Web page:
A white flower over the ear seemed a favorite adornment, some wearing it on one side and some on the other. What struck one immediately was the erect carriage of the women. They were tall and as straight as sunflower-stalks, walking with a swimming gait. They were graceful even when old. Those dark women and men seemed to fit in perfectly with the marvelous background of the cocoas, the bananas and the brilliant foliage. The whites appeared sickly, uncouth, beside the natives, and the white women, especially, faded and artificial.
The Noa-Noa was warped to the wharf, and I was within a few feet now of the welcoming crowd and could discern every detail.
Those young women were well called les belles Tahitiennes. Their skins were like pale-brown satin, but exceeding all their other charms were their lustrous eyes. They were very large, liquid, melting, and indescribably feminine—feminine in a way lost to Occidental women save only the Andalusians and the Neapolitans. They were framed in the longest, blackest, curly lashes, the lashes of dark Caucasian children. They were the eyes of children of the sun, eyes that had stirred disciplined seamen to desertion, eyes that had burned ships, and created the mystery of the Bounty, eyes of enchantresses of the days of Helen.
“Prenez-garde vous!” said Madame Aubert, the invalid, in my ear.
Mixed now with the perfumes of the flowers was the odor of cocoanuts, coming from the piles of copra on the dock, a sweetish, oily smell, rich, powerful, and never in foreign lands to be inhaled without its bringing vividly before one scenes of the tropics.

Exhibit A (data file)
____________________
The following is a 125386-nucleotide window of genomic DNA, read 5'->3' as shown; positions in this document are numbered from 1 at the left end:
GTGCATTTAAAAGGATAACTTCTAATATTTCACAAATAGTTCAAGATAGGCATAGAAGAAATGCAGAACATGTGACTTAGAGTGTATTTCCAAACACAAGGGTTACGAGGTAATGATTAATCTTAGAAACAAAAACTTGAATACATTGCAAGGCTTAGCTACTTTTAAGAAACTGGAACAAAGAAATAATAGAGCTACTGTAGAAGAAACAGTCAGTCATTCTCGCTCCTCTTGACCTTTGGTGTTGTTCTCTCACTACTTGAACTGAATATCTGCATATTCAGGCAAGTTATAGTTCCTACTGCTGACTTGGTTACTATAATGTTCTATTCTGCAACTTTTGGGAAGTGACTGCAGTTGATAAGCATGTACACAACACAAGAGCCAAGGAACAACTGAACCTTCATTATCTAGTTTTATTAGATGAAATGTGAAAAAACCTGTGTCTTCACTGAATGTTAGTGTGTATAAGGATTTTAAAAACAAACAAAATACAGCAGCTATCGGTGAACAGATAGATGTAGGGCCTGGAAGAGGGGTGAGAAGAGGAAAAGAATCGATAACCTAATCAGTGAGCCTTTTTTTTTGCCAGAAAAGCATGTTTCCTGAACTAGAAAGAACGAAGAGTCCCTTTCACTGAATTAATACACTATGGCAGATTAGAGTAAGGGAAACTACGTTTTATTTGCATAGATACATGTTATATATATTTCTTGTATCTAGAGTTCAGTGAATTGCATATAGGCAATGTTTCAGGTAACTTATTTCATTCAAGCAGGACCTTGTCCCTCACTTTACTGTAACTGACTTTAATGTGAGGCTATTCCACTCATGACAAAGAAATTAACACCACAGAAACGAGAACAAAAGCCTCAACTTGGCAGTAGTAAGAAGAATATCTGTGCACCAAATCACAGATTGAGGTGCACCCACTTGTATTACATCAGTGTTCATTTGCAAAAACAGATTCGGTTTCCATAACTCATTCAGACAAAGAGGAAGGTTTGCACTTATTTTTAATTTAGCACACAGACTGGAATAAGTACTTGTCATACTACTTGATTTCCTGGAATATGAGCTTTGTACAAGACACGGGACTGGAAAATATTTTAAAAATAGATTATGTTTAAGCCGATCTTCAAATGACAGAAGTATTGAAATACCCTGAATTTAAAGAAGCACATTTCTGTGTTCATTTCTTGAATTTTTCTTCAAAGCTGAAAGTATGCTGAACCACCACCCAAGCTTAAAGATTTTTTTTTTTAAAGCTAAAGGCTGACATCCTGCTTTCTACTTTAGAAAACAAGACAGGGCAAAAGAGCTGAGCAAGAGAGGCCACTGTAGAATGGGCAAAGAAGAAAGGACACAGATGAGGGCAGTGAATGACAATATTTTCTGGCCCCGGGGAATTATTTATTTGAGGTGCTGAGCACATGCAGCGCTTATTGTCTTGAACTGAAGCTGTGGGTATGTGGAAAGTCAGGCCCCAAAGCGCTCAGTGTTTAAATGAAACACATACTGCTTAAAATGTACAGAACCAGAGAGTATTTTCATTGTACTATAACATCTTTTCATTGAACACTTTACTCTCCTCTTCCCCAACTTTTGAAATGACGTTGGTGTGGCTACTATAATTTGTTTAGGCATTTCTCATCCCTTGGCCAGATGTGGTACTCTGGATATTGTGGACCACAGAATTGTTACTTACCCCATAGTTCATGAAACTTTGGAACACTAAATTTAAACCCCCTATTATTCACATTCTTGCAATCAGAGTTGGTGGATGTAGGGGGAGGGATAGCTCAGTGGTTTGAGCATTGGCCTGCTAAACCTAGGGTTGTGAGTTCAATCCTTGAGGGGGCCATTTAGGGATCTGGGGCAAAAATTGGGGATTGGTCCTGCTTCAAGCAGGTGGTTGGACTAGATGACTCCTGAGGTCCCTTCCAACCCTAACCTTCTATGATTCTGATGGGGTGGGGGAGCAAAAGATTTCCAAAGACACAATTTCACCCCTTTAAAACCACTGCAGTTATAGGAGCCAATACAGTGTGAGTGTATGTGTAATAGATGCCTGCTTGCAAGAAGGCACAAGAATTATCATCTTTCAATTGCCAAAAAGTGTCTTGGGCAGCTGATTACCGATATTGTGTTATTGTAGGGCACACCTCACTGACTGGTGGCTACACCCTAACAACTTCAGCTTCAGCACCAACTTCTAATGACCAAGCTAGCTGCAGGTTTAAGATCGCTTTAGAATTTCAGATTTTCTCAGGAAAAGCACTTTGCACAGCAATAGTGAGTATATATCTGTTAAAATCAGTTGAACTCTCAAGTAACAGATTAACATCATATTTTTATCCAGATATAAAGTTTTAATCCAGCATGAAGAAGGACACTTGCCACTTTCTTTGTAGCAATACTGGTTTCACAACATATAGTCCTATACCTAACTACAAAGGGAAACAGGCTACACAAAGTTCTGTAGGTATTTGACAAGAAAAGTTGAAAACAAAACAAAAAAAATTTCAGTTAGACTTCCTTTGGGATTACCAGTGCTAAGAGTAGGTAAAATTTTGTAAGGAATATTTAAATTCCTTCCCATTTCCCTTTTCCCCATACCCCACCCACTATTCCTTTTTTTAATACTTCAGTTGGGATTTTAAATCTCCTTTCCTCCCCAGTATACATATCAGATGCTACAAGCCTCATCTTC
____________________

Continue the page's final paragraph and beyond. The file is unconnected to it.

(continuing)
The gangway was let down. I was, after years of anticipation, in Tahiti.
Description of Tahiti—A volcanic rock and coral reef—Beauty of the Scenery—Papeete the center of the South Seas—Appearance of the Tahitians.
Tahiti was a molten rock, fused in a subterranean furnace, and cast in some frightful throe of the cooling sphere, high up above the surface of the sea, the seething mass forming into mountains and valleys, the valleys hemmed in except at their mouths by lofty barriers that stretch from thundering central ridges to the slanting shelf of alluvial soil which extends to the sand of the beach. It is a mass of volcanic matter to which the air, the rain, and the passage of a million years have given an all-covering verdure except upon the loftiest peaks, have cut into strangely shaped cliffs, sloping hills, spacious vales, and shadowy glens and dingles, and have poured down the rich detritus and humus to cover the coral beaches and afford sustenance for man and beast. About the island countless trillions of tiny animals have reared the shimmering reef which bears the brunt of the breaking seas, and spares their impact upon the precious land. These minute beings in the unfathomable scheme of the Will had worked and perished for unguessed ages to leave behind this monument of their existence, their charnel-house. Man had often told himself that a god had inspired them thus to build havens for his vessels and abodes of marine life where man might kill lesser beings for his food and sport.